Homeschool works for our family. We believe it offers the best education available, our children thrive under it, and I enjoy it. Everyone benefits.
That being said, I still think about not doing it.
I think about it so often that two weeks ago (after discussing it with Tim) I actually said we weren't going to do it next year. I told friends, I told the kids, I called the school district in our new town, and I even told my mom.
Not one person questioned our decision.
Almost everyone had at least one reason why this was the "right" decision. In some ways it was this response that made me do a double take. Did everyone just assume that I was going to fail at homeschooling eventually? Was I actually failing? Were my closest friends and family just waiting for me to realize the kids were "better off" in school?
Did I think that?
When I stepped back, I realized thats exactly what I thought. Somehow I had this idea in my brain that homeschooling was temporary. That realization scared me. A lot.
If I was willing to give up homeschooling, what else would I give up?
I have lots of ideas about "better" ways to parent (feed babies, feed big kids, technology, activities, school, FAITH), but what would it take to make me decide my ideas weren't as important as what the broader society accepted? What would it take for make me choose the more mainstream option? How strong are my convictions, really?
In the case of homeschooling, apparently weaker than I thought.
After a day or two of slowly turning my insides to mush stewing these thoughts around, I finally brought my concerns to Tim. I told him that I thought maybe I was more convicted that homeschool was still better for our family. I told him I thought our reasons for homeschooling have changed over time as we've seen more benefits and we couldn't make a decision based on our original reasoning. I told him I didn't think I was ready to give up on homeschooling. I admitted that I'm not sure I ever will be. I told him I couldn't in good conscious change something that was working.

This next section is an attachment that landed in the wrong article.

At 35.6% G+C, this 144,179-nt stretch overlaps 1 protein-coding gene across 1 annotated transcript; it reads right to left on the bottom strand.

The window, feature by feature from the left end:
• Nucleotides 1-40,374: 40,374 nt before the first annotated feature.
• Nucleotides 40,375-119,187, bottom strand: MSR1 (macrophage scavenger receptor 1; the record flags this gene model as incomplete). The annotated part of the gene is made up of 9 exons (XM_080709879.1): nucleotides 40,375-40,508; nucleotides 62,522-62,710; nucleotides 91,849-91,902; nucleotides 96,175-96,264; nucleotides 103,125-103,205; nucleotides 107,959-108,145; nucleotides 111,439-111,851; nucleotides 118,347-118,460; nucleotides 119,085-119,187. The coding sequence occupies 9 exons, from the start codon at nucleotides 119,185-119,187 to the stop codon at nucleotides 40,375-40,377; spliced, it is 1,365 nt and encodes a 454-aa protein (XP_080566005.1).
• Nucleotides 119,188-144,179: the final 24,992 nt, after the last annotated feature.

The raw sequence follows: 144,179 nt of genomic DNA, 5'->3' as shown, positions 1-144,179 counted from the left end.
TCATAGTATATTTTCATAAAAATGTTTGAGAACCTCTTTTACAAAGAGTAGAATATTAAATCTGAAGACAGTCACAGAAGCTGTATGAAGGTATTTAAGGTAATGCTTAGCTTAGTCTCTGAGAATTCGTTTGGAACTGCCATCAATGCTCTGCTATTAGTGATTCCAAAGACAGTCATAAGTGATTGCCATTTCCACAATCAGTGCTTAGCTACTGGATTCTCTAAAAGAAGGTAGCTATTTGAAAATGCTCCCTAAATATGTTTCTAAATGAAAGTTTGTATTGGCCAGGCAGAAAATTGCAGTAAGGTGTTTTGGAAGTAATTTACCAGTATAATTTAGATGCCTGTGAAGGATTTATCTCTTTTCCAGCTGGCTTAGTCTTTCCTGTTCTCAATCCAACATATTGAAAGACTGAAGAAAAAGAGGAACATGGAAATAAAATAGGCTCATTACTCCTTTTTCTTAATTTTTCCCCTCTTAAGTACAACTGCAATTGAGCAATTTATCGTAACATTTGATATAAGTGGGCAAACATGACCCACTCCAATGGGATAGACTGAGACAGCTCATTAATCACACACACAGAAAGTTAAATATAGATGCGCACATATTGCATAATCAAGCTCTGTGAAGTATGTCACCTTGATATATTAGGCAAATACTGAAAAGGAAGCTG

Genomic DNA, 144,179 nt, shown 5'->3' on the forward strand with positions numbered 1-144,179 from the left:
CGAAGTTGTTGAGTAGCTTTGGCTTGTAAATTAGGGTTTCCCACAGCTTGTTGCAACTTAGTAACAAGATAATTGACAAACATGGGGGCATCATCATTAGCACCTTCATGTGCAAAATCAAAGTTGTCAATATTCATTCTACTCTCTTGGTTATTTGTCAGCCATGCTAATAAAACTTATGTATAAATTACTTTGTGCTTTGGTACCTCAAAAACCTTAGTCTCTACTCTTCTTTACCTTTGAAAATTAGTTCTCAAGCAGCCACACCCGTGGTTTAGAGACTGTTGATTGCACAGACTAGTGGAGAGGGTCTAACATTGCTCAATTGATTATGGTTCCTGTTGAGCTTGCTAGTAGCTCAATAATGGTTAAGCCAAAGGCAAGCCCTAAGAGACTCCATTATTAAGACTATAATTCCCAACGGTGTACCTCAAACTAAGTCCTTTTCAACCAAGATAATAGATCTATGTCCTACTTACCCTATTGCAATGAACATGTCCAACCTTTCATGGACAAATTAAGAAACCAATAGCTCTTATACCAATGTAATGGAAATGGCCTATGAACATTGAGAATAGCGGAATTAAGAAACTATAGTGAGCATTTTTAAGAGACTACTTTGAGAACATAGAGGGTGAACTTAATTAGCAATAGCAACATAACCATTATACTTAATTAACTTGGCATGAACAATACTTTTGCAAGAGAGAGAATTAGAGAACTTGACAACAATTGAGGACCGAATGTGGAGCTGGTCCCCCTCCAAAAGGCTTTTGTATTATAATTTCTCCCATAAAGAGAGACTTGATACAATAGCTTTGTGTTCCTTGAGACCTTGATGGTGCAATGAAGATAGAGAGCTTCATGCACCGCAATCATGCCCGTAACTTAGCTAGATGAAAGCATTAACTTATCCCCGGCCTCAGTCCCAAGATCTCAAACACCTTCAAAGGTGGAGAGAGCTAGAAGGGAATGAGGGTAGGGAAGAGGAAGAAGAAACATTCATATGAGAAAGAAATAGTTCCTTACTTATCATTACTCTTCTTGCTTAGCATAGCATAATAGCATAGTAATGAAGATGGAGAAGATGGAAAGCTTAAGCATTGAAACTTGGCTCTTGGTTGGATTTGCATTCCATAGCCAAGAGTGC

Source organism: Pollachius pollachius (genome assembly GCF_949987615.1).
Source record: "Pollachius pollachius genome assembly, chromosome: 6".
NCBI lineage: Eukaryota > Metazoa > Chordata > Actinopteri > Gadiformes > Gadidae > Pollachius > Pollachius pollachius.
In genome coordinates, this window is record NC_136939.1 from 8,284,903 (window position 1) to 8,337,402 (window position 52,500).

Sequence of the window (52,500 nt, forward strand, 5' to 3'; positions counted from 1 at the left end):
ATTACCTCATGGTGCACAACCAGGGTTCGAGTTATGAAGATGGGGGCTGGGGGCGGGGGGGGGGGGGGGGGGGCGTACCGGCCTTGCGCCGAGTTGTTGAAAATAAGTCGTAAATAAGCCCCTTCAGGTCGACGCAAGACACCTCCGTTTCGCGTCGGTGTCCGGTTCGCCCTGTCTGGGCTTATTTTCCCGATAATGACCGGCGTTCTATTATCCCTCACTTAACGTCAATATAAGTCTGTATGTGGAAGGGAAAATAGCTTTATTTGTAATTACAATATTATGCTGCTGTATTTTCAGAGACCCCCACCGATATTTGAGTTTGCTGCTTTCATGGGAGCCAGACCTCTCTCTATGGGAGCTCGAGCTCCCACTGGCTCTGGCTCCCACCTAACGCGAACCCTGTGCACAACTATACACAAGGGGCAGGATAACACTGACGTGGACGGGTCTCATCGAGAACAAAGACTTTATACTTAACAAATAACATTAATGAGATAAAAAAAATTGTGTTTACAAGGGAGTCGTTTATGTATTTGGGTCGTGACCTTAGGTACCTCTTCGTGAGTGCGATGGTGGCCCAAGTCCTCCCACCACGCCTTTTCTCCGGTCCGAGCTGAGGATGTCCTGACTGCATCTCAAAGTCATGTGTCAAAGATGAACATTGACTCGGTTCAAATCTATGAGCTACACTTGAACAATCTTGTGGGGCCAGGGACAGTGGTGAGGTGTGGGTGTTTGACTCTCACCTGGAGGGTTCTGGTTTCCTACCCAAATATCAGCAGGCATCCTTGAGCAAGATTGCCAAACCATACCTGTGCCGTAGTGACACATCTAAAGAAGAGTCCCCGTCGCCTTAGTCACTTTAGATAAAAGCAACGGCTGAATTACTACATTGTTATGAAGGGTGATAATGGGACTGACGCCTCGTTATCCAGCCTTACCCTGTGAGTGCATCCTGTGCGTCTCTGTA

It took me more than a week to finally tell the kids we had retracted our offer of school. I was worried they would be disappointed, but pleasantly surprised to find they were not. Aidan's biggest concern was that he had already told his best friend he would be at her school next year. Caleb wanted piano lessons (not sure how this related to school, but in his mind it did). Kylee says, "Oh good mommy, I want you still to be my teacher."
The feeling of relief!
I momentarily forgot how blessed I am to be a part of this family. How blessed I am to have a husband that supports me in this homeschooling journey and children who enjoy learning this way. Of course it isn't all sunshine and roses... I think it is sometimes easier to remember the moments when the toddler ate a stick of butter off the counter while I was demonstrating subtraction with borrowing or sounding out CVC words.
The hard moments (sometimes days) just stick out more.
But that doesn't mean that there are more. It doesn't mean that the hard moments aren't worth it. It doesn't mean that we need to sacrifice what we believe for someone else's ideas about what are "best" for our children.
Thankfully my children were quick to forgive my moment of temporary insanity!